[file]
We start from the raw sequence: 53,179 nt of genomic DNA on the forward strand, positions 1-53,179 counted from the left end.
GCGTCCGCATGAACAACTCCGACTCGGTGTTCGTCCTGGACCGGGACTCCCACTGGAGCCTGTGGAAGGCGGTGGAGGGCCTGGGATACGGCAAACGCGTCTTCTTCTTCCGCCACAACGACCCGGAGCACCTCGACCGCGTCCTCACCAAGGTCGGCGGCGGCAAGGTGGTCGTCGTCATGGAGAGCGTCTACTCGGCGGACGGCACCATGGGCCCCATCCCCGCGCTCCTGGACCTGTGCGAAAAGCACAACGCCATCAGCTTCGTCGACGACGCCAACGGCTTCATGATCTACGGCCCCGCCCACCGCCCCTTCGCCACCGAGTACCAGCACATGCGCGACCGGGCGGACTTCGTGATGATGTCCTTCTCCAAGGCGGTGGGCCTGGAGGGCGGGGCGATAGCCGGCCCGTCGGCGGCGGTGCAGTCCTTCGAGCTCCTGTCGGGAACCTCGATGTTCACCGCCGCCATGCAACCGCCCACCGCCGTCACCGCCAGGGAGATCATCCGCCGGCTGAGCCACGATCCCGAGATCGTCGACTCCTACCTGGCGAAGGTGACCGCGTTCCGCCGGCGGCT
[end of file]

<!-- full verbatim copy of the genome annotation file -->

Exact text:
We start from the raw sequence: 53,179 nt of genomic DNA on the forward strand, positions 1-53,179 counted from the left end.
GCGTCCGCATGAACAACTCCGACTCGGTGTTCGTCCTGGACCGGGACTCCCACTGGAGCCTGTGGAAGGCGGTGGAGGGCCTGGGATACGGCAAACGCGTCTTCTTCTTCCGCCACAACGACCCGGAGCACCTCGACCGCGTCCTCACCAAGGTCGGCGGCGGCAAGGTGGTCGTCGTCATGGAGAGCGTCTACTCGGCGGACGGCACCATGGGCCCCATCCCCGCGCTCCTGGACCTGTGCGAAAAGCACAACGCCATCAGCTTCGTCGACGACGCCAACGGCTTCATGATCTACGGCCCCGCCCACCGCCCCTTCGCCACCGAGTACCAGCACATGCGCGACCGGGCGGACTTCGTGATGATGTCCTTCTCCAAGGCGGTGGGCCTGGAGGGCGGGGCGATAGCCGGCCCGTCGGCGGCGGTGCAGTCCTTCGAGCTCCTGTCGGGAACCTCGATGTTCACCGCCGCCATGCAACCGCCCACCGCCGTCACCGCCAGGGAGATCATCCGCCGGCTGAGCCACGATCCCGAGATCGTCGACTCCTACCTGGCGAAGGTGACCGCGTTCCGCCGGCGGCT